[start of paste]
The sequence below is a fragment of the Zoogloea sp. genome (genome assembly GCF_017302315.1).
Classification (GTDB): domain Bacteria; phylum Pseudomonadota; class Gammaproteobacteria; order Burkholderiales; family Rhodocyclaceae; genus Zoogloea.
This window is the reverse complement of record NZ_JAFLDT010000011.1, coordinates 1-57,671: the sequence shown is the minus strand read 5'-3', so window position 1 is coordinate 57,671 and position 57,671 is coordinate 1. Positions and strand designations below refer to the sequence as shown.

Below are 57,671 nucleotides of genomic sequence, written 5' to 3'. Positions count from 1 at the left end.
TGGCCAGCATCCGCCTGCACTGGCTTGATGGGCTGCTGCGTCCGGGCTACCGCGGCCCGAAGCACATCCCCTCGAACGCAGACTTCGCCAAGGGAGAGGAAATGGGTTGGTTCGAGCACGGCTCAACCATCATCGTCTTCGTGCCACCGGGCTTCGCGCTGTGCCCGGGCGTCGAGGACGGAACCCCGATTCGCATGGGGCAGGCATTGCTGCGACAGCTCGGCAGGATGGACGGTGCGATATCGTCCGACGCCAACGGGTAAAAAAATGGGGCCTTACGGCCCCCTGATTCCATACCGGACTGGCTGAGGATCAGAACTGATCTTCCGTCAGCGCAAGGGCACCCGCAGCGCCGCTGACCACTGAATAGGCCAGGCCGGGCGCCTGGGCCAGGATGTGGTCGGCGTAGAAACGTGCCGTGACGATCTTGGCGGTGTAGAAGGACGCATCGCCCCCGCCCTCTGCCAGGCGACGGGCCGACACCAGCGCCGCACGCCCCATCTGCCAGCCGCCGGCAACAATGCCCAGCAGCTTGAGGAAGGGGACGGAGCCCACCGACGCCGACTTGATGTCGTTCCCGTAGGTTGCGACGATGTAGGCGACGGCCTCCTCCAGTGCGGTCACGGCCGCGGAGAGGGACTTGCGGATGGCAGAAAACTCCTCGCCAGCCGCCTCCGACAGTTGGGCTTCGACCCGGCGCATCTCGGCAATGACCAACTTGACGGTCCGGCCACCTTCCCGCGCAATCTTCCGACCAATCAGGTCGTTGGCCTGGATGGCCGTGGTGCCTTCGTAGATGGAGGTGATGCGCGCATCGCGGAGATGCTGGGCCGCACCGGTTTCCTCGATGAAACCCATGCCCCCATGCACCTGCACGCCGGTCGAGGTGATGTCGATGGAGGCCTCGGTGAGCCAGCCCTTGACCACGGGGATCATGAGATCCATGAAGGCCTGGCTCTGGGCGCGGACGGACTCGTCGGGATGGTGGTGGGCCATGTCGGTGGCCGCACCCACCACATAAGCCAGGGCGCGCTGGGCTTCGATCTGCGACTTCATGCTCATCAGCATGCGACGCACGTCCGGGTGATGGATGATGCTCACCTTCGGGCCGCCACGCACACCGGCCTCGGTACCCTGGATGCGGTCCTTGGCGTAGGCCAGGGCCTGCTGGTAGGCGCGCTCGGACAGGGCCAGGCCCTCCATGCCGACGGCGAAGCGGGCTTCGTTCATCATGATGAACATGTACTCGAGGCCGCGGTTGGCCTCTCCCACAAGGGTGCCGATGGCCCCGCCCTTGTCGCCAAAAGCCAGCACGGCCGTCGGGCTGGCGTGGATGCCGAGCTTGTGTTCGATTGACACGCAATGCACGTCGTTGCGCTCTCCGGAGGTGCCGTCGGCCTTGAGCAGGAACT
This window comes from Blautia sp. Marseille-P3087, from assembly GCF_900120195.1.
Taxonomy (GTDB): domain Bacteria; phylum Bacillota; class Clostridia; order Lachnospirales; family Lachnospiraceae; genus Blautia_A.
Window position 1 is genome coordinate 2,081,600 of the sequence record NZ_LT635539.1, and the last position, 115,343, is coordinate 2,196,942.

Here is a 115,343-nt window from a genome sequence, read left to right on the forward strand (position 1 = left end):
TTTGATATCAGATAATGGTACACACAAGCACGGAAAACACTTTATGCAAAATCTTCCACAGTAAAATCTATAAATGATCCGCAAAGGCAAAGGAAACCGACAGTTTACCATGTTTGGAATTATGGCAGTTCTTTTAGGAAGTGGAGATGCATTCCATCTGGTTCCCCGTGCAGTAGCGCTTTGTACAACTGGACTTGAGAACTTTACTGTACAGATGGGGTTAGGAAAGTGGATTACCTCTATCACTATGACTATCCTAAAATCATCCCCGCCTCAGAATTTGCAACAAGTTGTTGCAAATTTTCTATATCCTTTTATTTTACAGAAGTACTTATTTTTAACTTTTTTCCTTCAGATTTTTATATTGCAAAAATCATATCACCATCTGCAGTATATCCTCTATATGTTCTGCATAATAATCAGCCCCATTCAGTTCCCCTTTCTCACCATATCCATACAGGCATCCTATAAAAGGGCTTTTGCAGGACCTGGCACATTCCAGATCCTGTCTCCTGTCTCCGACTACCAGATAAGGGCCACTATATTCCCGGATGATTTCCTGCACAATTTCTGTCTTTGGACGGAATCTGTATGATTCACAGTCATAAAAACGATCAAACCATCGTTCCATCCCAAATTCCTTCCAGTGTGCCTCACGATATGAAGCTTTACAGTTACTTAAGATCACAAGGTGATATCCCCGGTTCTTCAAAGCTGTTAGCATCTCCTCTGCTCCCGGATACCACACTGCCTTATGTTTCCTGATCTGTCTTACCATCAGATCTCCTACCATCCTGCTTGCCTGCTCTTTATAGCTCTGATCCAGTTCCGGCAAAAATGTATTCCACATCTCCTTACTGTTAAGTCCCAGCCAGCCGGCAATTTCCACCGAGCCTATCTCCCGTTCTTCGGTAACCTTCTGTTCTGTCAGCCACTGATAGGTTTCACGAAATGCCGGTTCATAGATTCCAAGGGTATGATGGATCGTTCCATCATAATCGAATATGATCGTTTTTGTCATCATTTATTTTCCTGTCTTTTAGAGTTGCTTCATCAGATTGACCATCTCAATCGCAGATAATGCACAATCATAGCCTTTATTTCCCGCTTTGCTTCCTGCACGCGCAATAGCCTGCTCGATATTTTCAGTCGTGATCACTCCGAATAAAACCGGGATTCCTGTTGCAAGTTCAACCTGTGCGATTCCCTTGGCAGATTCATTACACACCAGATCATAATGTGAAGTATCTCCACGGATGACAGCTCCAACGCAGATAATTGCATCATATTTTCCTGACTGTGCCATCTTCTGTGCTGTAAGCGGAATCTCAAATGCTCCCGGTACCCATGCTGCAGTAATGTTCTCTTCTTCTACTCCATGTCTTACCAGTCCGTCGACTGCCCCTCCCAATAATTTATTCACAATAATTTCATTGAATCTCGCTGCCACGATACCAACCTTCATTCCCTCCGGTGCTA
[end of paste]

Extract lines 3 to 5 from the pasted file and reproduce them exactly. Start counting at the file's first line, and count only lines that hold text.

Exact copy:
This window is the reverse complement of record NZ_JAFLDT010000011.1, coordinates 1-57,671: the sequence shown is the minus strand read 5'-3', so window position 1 is coordinate 57,671 and position 57,671 is coordinate 1. Positions and strand designations below refer to the sequence as shown.

Below are 57,671 nucleotides of genomic sequence, written 5' to 3'. Positions count from 1 at the left end.
TGGCCAGCATCCGCCTGCACTGGCTTGATGGGCTGCTGCGTCCGGGCTACCGCGGCCCGAAGCACATCCCCTCGAACGCAGACTTCGCCAAGGGAGAGGAAATGGGTTGGTTCGAGCACGGCTCAACCATCATCGTCTTCGTGCCACCGGGCTTCGCGCTGTGCCCGGGCGTCGAGGACGGAACCCCGATTCGCATGGGGCAGGCATTGCTGCGACAGCTCGGCAGGATGGACGGTGCGATATCGTCCGACGCCAACGGGTAAAAAAATGGGGCCTTACGGCCCCCTGATTCCATACCGGACTGGCTGAGGATCAGAACTGATCTTCCGTCAGCGCAAGGGCACCCGCAGCGCCGCTGACCACTGAATAGGCCAGGCCGGGCGCCTGGGCCAGGATGTGGTCGGCGTAGAAACGTGCCGTGACGATCTTGGCGGTGTAGAAGGACGCATCGCCCCCGCCCTCTGCCAGGCGACGGGCCGACACCAGCGCCGCACGCCCCATCTGCCAGCCGCCGGCAACAATGCCCAGCAGCTTGAGGAAGGGGACGGAGCCCACCGACGCCGACTTGATGTCGTTCCCGTAGGTTGCGACGATGTAGGCGACGGCCTCCTCCAGTGCGGTCACGGCCGCGGAGAGGGACTTGCGGATGGCAGAAAACTCCTCGCCAGCCGCCTCCGACAGTTGGGCTTCGACCCGGCGCATCTCGGCAATGACCAACTTGACGGTCCGGCCACCTTCCCGCGCAATCTTCCGACCAATCAGGTCGTTGGCCTGGATGGCCGTGGTGCCTTCGTAGATGGAGGTGATGCGCGCATCGCGGAGATGCTGGGCCGCACCGGTTTCCTCGATGAAACCCATGCCCCCATGCACCTGCACGCCGGTCGAGGTGATGTCGATGGAGGCCTCGGTGAGCCAGCCCTTGACCACGGGGATCATGAGATCCATGAAGGCCTGGCTCTGGGCGCGGACGGACTCGTCGGGATGGTGGTGGGCCATGTCGGTGGCCGCACCCACCACATAAGCCAGGGCGCGCTGGGCTTCGATCTGCGACTTCATGCTCATCAGCATGCGACGCACGTCCGGGTGATGGATGATGCTCACCTTCGGGCCGCCACGCACACCGGCCTCGGTACCCTGGATGCGGTCCTTGGCGTAGGCCAGGGCCTGCTGGTAGGCGCGCTCGGACAGGGCCAGGCCCTCCATGCCGACGGCGAAGCGGGCTTCGTTCATCATGATGAACATGTACTCGAGGCCGCGGTTGGCCTCTCCCACAAGGGTGCCGATGGCCCCGCCCTTGTCGCCAAAAGCCAGCACGGCCGTCGGGCTGGCGTGGATGCCGAGCTTGTGTTCGATTGACACGCAATGCACGTCGTTGCGCTCTCCGGAGGTGCCGTCGGCCTTGAGCAGGAACT